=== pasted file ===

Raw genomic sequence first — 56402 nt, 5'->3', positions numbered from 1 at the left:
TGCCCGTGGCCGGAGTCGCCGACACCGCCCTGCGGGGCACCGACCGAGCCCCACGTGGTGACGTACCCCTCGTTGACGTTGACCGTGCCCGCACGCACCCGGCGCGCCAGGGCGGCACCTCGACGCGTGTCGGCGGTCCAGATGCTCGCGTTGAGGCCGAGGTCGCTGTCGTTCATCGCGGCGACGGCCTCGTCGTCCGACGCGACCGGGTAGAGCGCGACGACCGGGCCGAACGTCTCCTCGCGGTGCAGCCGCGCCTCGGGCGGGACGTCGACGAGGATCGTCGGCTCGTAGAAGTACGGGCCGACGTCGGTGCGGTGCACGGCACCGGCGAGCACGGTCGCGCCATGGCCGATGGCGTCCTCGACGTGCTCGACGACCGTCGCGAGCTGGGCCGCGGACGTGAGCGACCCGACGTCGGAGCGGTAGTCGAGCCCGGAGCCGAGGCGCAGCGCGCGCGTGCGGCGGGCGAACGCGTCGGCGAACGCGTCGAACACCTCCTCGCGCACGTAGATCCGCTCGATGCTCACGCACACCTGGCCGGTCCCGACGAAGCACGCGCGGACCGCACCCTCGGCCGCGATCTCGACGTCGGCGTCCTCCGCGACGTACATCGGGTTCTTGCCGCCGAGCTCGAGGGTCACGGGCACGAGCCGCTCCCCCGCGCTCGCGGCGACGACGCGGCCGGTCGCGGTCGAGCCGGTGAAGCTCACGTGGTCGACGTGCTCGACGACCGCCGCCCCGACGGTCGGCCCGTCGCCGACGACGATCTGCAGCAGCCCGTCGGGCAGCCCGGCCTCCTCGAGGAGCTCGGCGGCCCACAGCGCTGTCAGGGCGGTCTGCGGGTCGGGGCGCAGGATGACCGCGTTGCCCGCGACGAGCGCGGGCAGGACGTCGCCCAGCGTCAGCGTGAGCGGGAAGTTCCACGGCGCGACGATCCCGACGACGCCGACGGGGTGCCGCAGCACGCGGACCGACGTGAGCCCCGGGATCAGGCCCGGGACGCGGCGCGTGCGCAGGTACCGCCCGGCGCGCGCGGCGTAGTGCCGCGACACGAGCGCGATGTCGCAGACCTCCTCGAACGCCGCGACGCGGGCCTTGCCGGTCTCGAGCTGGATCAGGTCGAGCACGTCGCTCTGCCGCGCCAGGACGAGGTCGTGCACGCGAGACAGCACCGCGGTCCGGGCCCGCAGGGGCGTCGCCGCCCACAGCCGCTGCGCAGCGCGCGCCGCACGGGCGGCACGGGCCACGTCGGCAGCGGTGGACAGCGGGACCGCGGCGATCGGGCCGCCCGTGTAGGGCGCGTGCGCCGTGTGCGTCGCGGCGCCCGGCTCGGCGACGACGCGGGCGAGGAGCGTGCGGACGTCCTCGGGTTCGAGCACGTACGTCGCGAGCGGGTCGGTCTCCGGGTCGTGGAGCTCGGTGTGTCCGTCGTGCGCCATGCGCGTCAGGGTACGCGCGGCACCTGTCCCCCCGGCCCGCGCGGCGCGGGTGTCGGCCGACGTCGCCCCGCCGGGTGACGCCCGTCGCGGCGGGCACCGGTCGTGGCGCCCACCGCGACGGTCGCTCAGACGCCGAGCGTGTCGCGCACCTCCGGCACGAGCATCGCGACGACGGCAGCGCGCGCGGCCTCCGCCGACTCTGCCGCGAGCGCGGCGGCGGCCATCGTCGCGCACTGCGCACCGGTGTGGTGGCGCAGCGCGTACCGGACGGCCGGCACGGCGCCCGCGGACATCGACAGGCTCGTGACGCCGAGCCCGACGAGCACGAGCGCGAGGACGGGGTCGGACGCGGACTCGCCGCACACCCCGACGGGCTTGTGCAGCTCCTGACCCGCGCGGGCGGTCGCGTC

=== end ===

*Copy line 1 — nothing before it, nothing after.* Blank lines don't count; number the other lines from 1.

Raw genomic sequence first — 56402 nt, 5'->3', positions numbered from 1 at the left: